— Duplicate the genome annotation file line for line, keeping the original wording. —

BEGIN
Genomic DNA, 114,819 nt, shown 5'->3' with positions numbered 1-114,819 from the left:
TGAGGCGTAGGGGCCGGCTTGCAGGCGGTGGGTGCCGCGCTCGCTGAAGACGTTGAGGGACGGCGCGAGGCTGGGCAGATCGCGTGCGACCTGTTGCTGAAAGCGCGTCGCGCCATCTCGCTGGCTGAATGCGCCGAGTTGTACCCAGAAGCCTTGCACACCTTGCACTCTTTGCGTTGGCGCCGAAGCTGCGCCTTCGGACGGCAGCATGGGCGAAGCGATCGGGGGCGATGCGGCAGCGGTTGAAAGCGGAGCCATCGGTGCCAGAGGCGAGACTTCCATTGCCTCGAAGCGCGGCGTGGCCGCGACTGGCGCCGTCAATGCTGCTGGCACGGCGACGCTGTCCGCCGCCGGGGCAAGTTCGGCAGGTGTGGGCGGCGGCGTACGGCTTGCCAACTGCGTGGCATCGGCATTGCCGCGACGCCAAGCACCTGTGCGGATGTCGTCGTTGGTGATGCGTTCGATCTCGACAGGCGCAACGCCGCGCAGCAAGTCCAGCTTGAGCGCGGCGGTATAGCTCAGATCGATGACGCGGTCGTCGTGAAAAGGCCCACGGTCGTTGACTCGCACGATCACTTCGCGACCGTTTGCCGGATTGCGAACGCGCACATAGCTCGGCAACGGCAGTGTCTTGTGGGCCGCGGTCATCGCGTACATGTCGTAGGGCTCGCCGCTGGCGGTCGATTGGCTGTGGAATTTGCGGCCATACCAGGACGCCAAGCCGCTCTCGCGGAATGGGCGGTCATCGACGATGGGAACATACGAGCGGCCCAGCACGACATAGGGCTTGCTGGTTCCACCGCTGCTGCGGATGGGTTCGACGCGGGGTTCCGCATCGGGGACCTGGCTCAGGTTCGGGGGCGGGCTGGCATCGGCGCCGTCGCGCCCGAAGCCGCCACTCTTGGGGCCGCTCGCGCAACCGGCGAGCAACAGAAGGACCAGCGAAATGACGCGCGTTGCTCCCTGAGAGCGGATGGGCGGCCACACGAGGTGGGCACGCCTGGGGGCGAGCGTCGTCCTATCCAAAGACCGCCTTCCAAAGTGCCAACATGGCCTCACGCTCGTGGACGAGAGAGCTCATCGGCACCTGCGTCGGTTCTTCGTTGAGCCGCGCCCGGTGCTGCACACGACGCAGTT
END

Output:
Genomic DNA, 114,819 nt, shown 5'->3' with positions numbered 1-114,819 from the left:
TGAGGCGTAGGGGCCGGCTTGCAGGCGGTGGGTGCCGCGCTCGCTGAAGACGTTGAGGGACGGCGCGAGGCTGGGCAGATCGCGTGCGACCTGTTGCTGAAAGCGCGTCGCGCCATCTCGCTGGCTGAATGCGCCGAGTTGTACCCAGAAGCCTTGCACACCTTGCACTCTTTGCGTTGGCGCCGAAGCTGCGCCTTCGGACGGCAGCATGGGCGAAGCGATCGGGGGCGATGCGGCAGCGGTTGAAAGCGGAGCCATCGGTGCCAGAGGCGAGACTTCCATTGCCTCGAAGCGCGGCGTGGCCGCGACTGGCGCCGTCAATGCTGCTGGCACGGCGACGCTGTCCGCCGCCGGGGCAAGTTCGGCAGGTGTGGGCGGCGGCGTACGGCTTGCCAACTGCGTGGCATCGGCATTGCCGCGACGCCAAGCACCTGTGCGGATGTCGTCGTTGGTGATGCGTTCGATCTCGACAGGCGCAACGCCGCGCAGCAAGTCCAGCTTGAGCGCGGCGGTATAGCTCAGATCGATGACGCGGTCGTCGTGAAAAGGCCCACGGTCGTTGACTCGCACGATCACTTCGCGACCGTTTGCCGGATTGCGAACGCGCACATAGCTCGGCAACGGCAGTGTCTTGTGGGCCGCGGTCATCGCGTACATGTCGTAGGGCTCGCCGCTGGCGGTCGATTGGCTGTGGAATTTGCGGCCATACCAGGACGCCAAGCCGCTCTCGCGGAATGGGCGGTCATCGACGATGGGAACATACGAGCGGCCCAGCACGACATAGGGCTTGCTGGTTCCACCGCTGCTGCGGATGGGTTCGACGCGGGGTTCCGCATCGGGGACCTGGCTCAGGTTCGGGGGCGGGCTGGCATCGGCGCCGTCGCGCCCGAAGCCGCCACTCTTGGGGCCGCTCGCGCAACCGGCGAGCAACAGAAGGACCAGCGAAATGACGCGCGTTGCTCCCTGAGAGCGGATGGGCGGCCACACGAGGTGGGCACGCCTGGGGGCGAGCGTCGTCCTATCCAAAGACCGCCTTCCAAAGTGCCAACATGGCCTCACGCTCGTGGACGAGAGAGCTCATCGGCACCTGCGTCGGTTCTTCGTTGAGCCGCGCCCGGTGCTGCACACGACGCAGTT